- he lost the use of the part of his garage in which it sat,
- he lost the opportunity of having that new drive he wanted today rather than months from now,
- he continued to face the slow but inexorable depreciation from which all cars suffer, and
- he had to personally put in time first marketing his car and then acting as his own salesman.
Now personally Jack may have had fun being a used car salesman, and playing with Craigslist and similar services, so those weren’t costs, they were benefits. Would that be true for you? Particularly if it takes 6 months to sell your Pink Cadillac? And if you can’t sell your old wheels immediately, the other costs add up: the longer you wait, the lower the net price you are actually charging.
A dealer sitting on an inventory of 200 cars can’t ignore such costs. You shouldn’t ignore them either, and you may not be so lucky in making a good match.
4. Indeed, I suspect the buyer of Jack’s car must have had money to burn: if you are lusting after a lime green car, why would you tell the seller that? Instead you’ll make a lowball bid: when markets are thin, the buy-sell (ask-offer) spread is high. You can find a bargain if you’re patient as a buyer, and are good at bluffing when you’re holding a losing hand. You can lose a lot if you’re impatient as a seller, and not a good horse trader.
5. Conclusion: Jack offered one anecdote of coming out well in a thin market. Here’s mine of doing not so well, shopping for a vehicle with niche specs on a Chevy Cruze early this year.
Sticks aren’t popular, and for a daily drive in DC they were less popular than dealers had hoped – I know why, having made a day trip from the mountains of Virginia into stop-and-go traffic in my Cruze. My guess is that the dealer may well have accepted them as part of their allotment (standard factory “push” marketing, where dealers must accept unpopular combinations of features). So even though we made it clear that a stick was what we wanted, we also made it clear that we weren’t going to hang around if they tried to get a premium from us. We got what appeared to be a very good price, I spent quite a bit of internet time checking things out. Our hand was weakened a little when we didn’t want black, not many in inventory, but we were OK with a couple different colors [green and blue but not dark blue] and there were enough around. So we didn’t have to give back anything at that point.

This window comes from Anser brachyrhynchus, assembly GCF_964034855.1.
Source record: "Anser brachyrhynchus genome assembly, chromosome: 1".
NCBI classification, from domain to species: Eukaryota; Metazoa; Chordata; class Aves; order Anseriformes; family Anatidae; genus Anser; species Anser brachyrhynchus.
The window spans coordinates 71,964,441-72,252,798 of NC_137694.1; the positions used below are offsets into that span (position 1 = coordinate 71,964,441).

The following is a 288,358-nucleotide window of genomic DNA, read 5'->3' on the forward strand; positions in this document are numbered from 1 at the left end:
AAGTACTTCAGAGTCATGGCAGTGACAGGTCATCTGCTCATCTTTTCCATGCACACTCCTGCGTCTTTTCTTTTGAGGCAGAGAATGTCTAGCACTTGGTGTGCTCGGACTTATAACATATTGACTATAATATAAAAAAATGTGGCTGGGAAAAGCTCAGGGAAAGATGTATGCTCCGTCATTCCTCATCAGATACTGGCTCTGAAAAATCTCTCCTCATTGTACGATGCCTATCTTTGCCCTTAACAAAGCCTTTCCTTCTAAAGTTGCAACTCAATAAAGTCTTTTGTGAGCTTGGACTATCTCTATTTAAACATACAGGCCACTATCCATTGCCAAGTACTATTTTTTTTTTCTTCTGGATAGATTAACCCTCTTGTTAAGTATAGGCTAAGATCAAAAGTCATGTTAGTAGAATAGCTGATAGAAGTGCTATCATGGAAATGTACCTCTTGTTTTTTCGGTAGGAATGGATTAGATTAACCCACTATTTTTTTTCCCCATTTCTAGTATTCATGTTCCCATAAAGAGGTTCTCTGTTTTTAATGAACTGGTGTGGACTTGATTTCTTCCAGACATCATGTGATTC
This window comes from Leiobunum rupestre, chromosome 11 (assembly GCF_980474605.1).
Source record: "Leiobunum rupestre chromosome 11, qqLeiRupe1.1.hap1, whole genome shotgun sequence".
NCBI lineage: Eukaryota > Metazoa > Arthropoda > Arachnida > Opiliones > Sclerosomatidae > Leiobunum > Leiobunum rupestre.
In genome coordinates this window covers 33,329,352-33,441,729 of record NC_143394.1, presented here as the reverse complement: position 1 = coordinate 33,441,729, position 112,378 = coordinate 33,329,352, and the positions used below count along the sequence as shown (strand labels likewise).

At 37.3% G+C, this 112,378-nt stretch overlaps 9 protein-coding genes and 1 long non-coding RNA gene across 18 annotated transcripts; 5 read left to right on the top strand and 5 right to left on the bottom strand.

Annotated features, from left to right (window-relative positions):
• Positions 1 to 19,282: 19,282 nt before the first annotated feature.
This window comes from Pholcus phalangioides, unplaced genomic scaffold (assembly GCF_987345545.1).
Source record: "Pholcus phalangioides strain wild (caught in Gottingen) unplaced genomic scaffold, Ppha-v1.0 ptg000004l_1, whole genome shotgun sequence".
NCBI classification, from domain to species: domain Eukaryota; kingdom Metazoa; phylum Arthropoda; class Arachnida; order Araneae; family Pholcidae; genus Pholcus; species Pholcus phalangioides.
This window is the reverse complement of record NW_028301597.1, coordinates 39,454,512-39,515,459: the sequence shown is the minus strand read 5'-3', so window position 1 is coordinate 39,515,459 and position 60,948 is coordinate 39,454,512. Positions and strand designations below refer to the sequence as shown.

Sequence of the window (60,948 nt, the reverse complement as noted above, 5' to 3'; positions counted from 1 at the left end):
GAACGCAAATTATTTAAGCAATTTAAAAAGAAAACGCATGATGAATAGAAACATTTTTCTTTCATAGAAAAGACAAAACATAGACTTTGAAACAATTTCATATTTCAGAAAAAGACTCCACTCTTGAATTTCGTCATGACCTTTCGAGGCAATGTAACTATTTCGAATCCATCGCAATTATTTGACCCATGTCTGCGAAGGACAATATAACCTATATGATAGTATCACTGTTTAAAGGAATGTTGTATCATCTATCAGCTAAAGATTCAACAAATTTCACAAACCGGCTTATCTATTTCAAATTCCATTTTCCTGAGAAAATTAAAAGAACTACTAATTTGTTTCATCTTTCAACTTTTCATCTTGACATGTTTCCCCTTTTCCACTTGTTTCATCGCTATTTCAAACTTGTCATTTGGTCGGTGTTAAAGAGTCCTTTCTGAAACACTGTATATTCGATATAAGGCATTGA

When we went to pick up the vehicle and saw the actual interior, it was clear from our faces that it was no go. Black. Not just black, but some sort of textured “cloth” surface. And all the cars they had were that same black. All our negotiating power disappeared: instead of getting a better price than with an automatic, we ended up handing back a chunk of the margin, though we still paid less that what any of the other dealers we visited asked for. (They had to make a dealer trade, so out of pocket costs may have eaten up that difference.)
So thin markets are thin markets, patience and negotiating skills matter. But those niche cars are out there. You don’t have to pay to be bland, but it does carry risk.